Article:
Kaboom!!!

Photo by Doug Maloney on Unsplash

The scenario

You’re a 22 year old man living with your mother in a terraced house in Coventry. You have been diagnosed with Autism Spectrum Disorder since childhood. You have no criminal convictions. So far, completely unremarkable.

You get yourself into serious trouble with the law. You have been purchasing quantities of chemicals online for the purpose of converting these into Hexamethylene Triperoxide Diamine (“HMTD”), which is a high explosive compound and, it should go without saying, very dangerous.

In these days of heightened awareness of terrorism and the threat from these types of activities, your behaviour is not very sensible. It is perfectly understandable that you might be viewed as a serious threat to national security – as well as a more immediate threat to the safety of your neighbours (you have been causing small explosions in your back garden).

Following a search of your home by Police (who are in possession of a warrant), you are charged under Section 4(1) of the Explosive Substances Act 1883 (legislation which also applies in Scotland).

Section 4(1) states as follows:

Any person who makes or knowingly has in his possession or under his control any explosive substance, under such circumstances as to give rise to a reasonable suspicion that he is not making it or does not have it in his possession or under his control for a lawful object, shall, unless he can show that he made it or had it in his possession or under his control for a lawful object, be guilty of an offence …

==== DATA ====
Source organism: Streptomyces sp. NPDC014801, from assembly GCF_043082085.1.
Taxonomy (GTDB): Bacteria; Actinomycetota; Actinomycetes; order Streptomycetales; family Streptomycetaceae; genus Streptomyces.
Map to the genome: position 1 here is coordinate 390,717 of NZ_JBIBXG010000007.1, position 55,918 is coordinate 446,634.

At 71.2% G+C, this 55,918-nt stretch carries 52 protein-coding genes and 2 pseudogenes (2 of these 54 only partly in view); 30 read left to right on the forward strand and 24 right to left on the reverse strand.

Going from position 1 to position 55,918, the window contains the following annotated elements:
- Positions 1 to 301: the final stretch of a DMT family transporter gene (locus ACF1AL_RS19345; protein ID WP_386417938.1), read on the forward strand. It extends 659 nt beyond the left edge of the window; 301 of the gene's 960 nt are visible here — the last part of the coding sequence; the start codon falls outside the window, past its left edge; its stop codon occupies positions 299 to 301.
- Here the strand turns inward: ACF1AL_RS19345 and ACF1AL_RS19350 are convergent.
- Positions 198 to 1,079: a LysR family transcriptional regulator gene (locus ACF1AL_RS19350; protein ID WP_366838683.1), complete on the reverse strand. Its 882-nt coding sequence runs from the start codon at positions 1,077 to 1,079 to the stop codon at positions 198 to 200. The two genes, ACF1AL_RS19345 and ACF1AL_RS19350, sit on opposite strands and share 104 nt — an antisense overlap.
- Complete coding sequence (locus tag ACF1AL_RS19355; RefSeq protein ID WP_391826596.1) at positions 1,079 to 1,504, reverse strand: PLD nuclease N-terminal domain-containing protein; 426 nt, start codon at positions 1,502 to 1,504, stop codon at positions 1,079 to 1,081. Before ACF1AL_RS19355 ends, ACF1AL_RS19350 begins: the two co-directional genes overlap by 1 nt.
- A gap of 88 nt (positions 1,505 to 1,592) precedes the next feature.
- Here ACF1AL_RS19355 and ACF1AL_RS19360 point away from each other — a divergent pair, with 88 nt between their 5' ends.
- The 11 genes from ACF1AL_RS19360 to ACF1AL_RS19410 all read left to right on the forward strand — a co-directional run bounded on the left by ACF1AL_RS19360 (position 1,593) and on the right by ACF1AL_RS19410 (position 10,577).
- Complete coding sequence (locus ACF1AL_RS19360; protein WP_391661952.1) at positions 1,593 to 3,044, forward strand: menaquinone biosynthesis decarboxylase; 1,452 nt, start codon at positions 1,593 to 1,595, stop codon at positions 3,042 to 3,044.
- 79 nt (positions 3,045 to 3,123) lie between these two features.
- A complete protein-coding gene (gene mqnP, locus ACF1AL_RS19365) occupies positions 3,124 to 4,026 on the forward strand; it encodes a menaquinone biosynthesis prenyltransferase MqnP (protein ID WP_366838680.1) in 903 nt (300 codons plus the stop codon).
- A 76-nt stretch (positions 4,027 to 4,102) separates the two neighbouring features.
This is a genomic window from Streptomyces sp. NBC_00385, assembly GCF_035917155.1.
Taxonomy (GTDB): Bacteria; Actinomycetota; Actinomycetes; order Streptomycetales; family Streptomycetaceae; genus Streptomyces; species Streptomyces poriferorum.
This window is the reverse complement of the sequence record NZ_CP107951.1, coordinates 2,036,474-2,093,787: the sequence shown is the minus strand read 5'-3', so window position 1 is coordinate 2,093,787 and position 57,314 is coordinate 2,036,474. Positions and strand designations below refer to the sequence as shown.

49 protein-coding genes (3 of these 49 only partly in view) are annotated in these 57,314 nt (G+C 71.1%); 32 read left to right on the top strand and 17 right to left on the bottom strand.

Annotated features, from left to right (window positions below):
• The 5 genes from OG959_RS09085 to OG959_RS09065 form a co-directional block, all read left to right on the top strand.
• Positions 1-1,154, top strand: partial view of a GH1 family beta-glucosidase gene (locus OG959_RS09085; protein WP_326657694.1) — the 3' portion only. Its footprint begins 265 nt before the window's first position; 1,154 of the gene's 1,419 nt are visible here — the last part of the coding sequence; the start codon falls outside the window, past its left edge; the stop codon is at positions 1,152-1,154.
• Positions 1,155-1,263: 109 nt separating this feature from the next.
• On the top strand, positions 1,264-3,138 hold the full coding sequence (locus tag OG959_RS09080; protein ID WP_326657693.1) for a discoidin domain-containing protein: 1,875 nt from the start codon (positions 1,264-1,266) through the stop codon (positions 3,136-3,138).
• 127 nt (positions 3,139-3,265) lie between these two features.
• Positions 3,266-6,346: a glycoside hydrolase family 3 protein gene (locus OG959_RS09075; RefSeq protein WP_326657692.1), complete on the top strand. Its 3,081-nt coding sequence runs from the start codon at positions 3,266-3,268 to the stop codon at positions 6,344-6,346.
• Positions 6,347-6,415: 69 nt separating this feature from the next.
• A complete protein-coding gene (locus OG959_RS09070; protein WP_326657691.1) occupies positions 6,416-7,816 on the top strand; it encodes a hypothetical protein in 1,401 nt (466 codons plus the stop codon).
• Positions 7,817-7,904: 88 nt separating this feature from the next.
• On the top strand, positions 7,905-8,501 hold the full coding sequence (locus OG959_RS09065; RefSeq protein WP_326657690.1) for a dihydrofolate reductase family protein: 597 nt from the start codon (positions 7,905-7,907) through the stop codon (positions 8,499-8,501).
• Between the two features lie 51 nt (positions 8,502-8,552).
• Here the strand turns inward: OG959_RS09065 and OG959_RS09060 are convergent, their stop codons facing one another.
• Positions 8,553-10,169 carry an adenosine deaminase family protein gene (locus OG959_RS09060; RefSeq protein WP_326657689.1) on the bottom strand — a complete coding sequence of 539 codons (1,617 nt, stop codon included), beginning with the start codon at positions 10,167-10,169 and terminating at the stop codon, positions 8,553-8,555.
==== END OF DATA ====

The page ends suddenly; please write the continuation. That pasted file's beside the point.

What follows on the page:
You claim you’re not a terrorist, but why on earth would someone like you want to manufacture a high explosive compound such as HMTD? The potential consequences for you are severe if convicted: a maximum sentence of life imprisonment.

By the way, it gets worse, because you are also charged under Section 58 of the Terrorism Act 2000 e.g. because you collect or make a record “of information of a kind likely to be useful to a person committing or preparing an act of terrorism.”

This is exactly what happened to Chez Copeland, who at one point wished to join the Armed Forces, but due to his disability was prevented from choosing such a career.

Defences?

Let’s go back to Section 4(1) of the Explosives Substances Act 1883 and examine its wording: is there any possible defence for your actions?

Perhaps. The suspect must be able to show that he has the substance in his possession or under his control for a “lawful object”.

So, the key question here is why would this young man want to have explosive materials in his possession? We’re asking a question about his mindset: does he have the necessary mens rea (guilty mind) to commit a crime? We know that the actus reus (the wrongful act) is present, but this is not a strict liability crime – it is essential for the prosecution to establish what was the intention of the accused.

In his defence, the accused provides us with some background. He was hugely influenced by the Oscar winning film The Hurt Locker (directed by Kathryn Bigelow) which is about an American bomb disposal unit operating in Iraq. Ever since seeing the film, the accused has been fascinated about the science behind explosives and bomb making. He indulges in role-playing and develops an obsessive interest in this area.